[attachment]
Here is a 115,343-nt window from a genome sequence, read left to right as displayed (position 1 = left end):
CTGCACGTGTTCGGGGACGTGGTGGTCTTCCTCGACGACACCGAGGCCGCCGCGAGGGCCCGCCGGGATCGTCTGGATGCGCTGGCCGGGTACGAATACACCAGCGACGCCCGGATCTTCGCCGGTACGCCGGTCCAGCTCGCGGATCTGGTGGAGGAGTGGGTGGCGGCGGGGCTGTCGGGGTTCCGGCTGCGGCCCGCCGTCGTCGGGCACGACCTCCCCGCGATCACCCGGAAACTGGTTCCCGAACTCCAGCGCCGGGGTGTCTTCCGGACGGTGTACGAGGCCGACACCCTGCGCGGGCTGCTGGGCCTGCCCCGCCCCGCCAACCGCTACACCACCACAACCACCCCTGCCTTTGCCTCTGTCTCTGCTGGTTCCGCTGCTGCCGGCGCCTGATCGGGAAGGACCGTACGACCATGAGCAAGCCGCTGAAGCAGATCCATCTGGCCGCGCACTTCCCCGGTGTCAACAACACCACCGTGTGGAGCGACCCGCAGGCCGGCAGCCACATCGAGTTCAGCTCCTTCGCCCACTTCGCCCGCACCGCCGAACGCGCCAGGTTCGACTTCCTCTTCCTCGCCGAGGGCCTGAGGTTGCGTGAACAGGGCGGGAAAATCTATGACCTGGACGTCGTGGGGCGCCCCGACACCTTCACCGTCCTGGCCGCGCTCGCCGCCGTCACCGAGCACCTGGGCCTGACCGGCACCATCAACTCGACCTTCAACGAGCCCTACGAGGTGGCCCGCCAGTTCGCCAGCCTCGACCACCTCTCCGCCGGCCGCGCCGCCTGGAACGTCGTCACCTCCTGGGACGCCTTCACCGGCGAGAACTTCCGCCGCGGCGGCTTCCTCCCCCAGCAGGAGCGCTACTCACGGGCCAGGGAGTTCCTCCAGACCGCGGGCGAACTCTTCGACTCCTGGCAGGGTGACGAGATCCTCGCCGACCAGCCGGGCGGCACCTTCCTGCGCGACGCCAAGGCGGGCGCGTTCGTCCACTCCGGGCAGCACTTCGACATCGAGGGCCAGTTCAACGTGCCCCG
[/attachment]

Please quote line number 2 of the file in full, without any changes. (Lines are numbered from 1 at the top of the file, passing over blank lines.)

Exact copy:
CTGCACGTGTTCGGGGACGTGGTGGTCTTCCTCGACGACACCGAGGCCGCCGCGAGGGCCCGCCGGGATCGTCTGGATGCGCTGGCCGGGTACGAATACACCAGCGACGCCCGGATCTTCGCCGGTACGCCGGTCCAGCTCGCGGATCTGGTGGAGGAGTGGGTGGCGGCGGGGCTGTCGGGGTTCCGGCTGCGGCCCGCCGTCGTCGGGCACGACCTCCCCGCGATCACCCGGAAACTGGTTCCCGAACTCCAGCGCCGGGGTGTCTTCCGGACGGTGTACGAGGCCGACACCCTGCGCGGGCTGCTGGGCCTGCCCCGCCCCGCCAACCGCTACACCACCACAACCACCCCTGCCTTTGCCTCTGTCTCTGCTGGTTCCGCTGCTGCCGGCGCCTGATCGGGAAGGACCGTACGACCATGAGCAAGCCGCTGAAGCAGATCCATCTGGCCGCGCACTTCCCCGGTGTCAACAACACCACCGTGTGGAGCGACCCGCAGGCCGGCAGCCACATCGAGTTCAGCTCCTTCGCCCACTTCGCCCGCACCGCCGAACGCGCCAGGTTCGACTTCCTCTTCCTCGCCGAGGGCCTGAGGTTGCGTGAACAGGGCGGGAAAATCTATGACCTGGACGTCGTGGGGCGCCCCGACACCTTCACCGTCCTGGCCGCGCTCGCCGCCGTCACCGAGCACCTGGGCCTGACCGGCACCATCAACTCGACCTTCAACGAGCCCTACGAGGTGGCCCGCCAGTTCGCCAGCCTCGACCACCTCTCCGCCGGCCGCGCCGCCTGGAACGTCGTCACCTCCTGGGACGCCTTCACCGGCGAGAACTTCCGCCGCGGCGGCTTCCTCCCCCAGCAGGAGCGCTACTCACGGGCCAGGGAGTTCCTCCAGACCGCGGGCGAACTCTTCGACTCCTGGCAGGGTGACGAGATCCTCGCCGACCAGCCGGGCGGCACCTTCCTGCGCGACGCCAAGGCGGGCGCGTTCGTCCACTCCGGGCAGCACTTCGACATCGAGGGCCAGTTCAACGTGCCCCG